The study findings indicated that those in NDAR locations were more likely to consider lack of insurance to be a barrier to diabetes education. This is an interesting finding, given that concerns for lack of insurance are usually associated with unemployment. Residents of NDAR locations, however, may be less likely to afford or be eligible for third-party reimbursement programs. Research indicates that the most common barrier to providing health care to persons with diabetes stems from no reimbursement from a third party16. Individuals with diabetes who lack insurance are less likely to access diabetes education classes compared with those who are covered by private insurance, Medicare, Medicaid or have health care provided by the Department of Veterans Affairs14. Economic needs have also been found to influence the provision of diabetes education and patient care in other parts of the USA27,41,42. Given the importance of the ability to self-manage diabetes independent of health professionals, access to diabetes education seems critical for reducing high costs linked with complications association with diabetes. National policies are needed to assure that all persons diagnosed with diabetes have access to diabetes education regardless of where they live.

While literacy was a moderate concern to the respondents, low health literacy was considered a more important factor related to the provision of diabetes education across the Appalachian region. Literacy needs have been found to be similar for both urban and rural clinics43. Although levels of health literacy do not affect whether individuals with diabetes are offered education, those who are uninsured or underinsured are more likely to have lower health literacy44. Additionally, low health literacy has been associated with negative diabetes outcomes such as poor glycemic control, retinopathy and cerebrovascular disease44. This study raises special concern about the need to address literacy and health literacy concerns when providing diabetes education to those residing in DAR as well as NDAR Appalachia.

Regarding the care providers’ ability to offer educational sessions, study findings showed that lack of time, staff and teaching resources were relevant to not being able to do so. Sprague et al. have identified that problems with these same components, for example funding, staffing and materials, show insufficient internal organizational support for providing diabetes education27. In addition, educational areas that were deemed important for individuals with diabetes in Appalachia, such as exercise, dietary needs, maintaining healthy routines, and medication management were supported in the literature27,45.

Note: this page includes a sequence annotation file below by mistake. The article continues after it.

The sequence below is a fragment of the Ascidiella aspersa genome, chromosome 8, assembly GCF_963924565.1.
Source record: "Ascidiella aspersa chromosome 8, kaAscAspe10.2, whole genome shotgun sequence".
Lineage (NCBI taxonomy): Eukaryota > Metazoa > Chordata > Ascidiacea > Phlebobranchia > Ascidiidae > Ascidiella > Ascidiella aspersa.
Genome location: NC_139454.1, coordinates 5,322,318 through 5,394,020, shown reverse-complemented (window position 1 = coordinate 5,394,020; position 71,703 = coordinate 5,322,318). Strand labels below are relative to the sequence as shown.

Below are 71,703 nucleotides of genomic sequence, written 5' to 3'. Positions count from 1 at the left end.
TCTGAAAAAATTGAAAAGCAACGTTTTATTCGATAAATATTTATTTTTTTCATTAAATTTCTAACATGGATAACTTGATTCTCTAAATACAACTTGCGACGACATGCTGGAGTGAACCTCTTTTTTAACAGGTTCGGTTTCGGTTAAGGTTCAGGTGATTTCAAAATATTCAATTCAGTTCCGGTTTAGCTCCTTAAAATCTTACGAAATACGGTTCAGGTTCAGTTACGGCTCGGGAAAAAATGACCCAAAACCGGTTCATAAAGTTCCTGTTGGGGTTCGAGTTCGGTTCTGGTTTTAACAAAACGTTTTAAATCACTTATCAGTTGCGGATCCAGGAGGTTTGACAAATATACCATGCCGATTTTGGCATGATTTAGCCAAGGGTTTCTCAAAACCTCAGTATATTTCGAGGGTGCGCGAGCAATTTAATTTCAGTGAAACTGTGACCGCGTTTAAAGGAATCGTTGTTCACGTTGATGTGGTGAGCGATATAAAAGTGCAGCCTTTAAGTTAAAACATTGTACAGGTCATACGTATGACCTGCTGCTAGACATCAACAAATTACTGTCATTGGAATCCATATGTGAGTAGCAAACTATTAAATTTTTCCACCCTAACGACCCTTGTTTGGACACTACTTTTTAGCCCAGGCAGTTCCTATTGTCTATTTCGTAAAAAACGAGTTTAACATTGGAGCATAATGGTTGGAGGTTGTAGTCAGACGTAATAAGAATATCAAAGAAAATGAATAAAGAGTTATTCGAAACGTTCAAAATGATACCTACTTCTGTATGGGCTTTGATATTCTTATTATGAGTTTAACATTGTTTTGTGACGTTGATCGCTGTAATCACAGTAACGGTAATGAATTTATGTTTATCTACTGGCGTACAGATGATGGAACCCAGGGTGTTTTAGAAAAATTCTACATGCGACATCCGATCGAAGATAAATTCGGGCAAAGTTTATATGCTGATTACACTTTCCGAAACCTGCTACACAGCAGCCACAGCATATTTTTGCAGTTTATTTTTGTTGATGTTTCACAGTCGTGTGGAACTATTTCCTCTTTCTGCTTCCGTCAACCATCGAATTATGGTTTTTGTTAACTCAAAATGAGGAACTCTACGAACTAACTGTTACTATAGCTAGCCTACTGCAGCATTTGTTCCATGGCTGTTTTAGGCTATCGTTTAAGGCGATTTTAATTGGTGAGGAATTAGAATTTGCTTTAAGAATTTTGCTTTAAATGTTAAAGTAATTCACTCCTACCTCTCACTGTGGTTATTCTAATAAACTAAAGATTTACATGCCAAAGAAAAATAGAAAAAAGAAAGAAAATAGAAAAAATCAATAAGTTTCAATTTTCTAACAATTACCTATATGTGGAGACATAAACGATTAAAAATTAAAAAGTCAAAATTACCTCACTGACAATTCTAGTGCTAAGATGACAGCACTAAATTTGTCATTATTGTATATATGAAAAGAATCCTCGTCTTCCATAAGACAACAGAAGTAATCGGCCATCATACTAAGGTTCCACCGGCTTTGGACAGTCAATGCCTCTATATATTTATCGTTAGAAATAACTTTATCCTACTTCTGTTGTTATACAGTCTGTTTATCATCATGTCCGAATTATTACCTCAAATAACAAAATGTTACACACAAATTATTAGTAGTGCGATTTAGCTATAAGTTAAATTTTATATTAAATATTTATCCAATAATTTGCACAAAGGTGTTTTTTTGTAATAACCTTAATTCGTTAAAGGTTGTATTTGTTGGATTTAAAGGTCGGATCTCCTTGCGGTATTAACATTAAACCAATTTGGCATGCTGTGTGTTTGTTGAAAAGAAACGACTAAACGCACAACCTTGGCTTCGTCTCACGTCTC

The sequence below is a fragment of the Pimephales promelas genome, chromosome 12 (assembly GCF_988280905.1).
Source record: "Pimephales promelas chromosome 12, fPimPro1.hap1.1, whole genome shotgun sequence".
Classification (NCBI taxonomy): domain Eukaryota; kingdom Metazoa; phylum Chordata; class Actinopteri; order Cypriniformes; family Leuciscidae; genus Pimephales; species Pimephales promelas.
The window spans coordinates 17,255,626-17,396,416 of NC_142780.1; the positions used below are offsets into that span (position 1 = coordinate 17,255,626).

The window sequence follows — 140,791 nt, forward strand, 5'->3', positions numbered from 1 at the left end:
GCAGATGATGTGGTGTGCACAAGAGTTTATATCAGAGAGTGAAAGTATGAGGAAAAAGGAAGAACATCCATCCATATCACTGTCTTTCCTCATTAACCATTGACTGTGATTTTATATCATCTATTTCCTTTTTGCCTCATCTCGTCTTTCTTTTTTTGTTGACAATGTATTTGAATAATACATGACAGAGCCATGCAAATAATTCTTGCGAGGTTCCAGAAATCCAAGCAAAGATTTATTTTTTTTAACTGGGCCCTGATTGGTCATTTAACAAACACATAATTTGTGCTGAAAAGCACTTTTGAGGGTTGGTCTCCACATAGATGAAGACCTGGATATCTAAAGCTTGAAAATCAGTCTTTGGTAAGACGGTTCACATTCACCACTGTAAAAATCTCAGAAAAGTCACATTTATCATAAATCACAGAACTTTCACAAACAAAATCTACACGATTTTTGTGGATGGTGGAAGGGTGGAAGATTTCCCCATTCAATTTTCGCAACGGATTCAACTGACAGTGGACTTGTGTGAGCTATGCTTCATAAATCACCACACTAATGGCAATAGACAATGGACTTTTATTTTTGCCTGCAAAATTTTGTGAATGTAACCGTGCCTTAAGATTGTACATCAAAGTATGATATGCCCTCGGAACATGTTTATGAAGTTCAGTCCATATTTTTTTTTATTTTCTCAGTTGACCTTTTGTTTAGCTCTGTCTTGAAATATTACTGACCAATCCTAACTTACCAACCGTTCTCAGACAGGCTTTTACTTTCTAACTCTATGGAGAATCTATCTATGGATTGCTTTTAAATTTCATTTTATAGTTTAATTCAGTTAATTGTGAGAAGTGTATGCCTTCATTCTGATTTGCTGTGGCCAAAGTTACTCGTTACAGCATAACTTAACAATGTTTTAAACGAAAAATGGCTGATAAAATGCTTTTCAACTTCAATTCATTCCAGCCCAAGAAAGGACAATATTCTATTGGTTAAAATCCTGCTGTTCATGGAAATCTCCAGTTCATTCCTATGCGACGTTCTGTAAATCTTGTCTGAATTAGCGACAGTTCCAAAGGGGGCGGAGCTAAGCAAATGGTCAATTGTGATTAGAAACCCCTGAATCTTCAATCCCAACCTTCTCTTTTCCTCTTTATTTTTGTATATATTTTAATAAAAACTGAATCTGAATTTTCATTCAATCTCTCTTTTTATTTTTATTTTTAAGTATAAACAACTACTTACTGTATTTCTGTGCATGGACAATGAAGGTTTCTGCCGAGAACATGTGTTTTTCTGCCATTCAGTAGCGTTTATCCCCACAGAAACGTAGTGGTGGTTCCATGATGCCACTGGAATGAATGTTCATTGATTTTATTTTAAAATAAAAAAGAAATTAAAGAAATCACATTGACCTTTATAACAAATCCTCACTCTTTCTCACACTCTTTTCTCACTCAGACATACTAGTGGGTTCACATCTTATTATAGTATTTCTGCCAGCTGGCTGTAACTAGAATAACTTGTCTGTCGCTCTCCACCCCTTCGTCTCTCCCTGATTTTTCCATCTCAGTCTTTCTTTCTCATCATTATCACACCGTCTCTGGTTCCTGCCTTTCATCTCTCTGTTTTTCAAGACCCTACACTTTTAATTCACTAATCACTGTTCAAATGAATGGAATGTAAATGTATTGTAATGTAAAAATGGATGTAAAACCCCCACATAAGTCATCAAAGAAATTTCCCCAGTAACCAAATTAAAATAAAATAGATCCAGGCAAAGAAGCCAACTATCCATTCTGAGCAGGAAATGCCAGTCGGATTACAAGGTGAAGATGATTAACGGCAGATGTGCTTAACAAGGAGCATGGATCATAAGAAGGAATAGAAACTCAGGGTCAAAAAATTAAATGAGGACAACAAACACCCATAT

In terms of the cultural sensitivity of diabetes education material for home use, DAR locations were less likely than NDAR areas to review these for appropriateness. Furthermore, DAR locations were also less likely to check the materials for reading level or clear use of medical terminology. Tailoring educational materials to those with low literacy needs can improve blood glucose control46. Since DAR areas are more likely to use materials given to them rather than purchase materials, they may have fewer human and financial resources to vet their patient education materials compared with NDAR areas. Patient education materials have been assessed at reading levels more than two levels higher than what is recommended for the average American adult43. Participants identified both literacy and health literacy as moderately important issues for those with diabetes. This perception could lead to a lack of attention to the adequacy of specific diabetes education material for individual needs. The perception that literacy concerns were being addressed could be an overestimation of the services rendered and deserves more carefully constructed research.

Overall, the diabetes education providers responding to this questionnaire perceived many similarities of concerns for educational programs in both DAR and NDAR areas of Appalachia. In terms of educational need, it appears that those diagnosed with diabetes living in the Appalachian region may not differ significantly from other parts of the USA. Study findings demonstrate that respondents from Appalachia perceive similar areas of need for persons with diabetes regardless of local economic conditions. In Appalachia, diabetes education is a challenge and underserved areas may face growing gaps between resources and needs. Although services are perceived to be available, measures of quality were not addressed in this study and should be considered in future research. Questions raised about family support, low health literacy, and outcomes of diabetes education warrant further examination.


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© Sharon Denham, Karen Remsberg, Lawrence Wood 2010 A licence to publish this material has been given to ARHEN,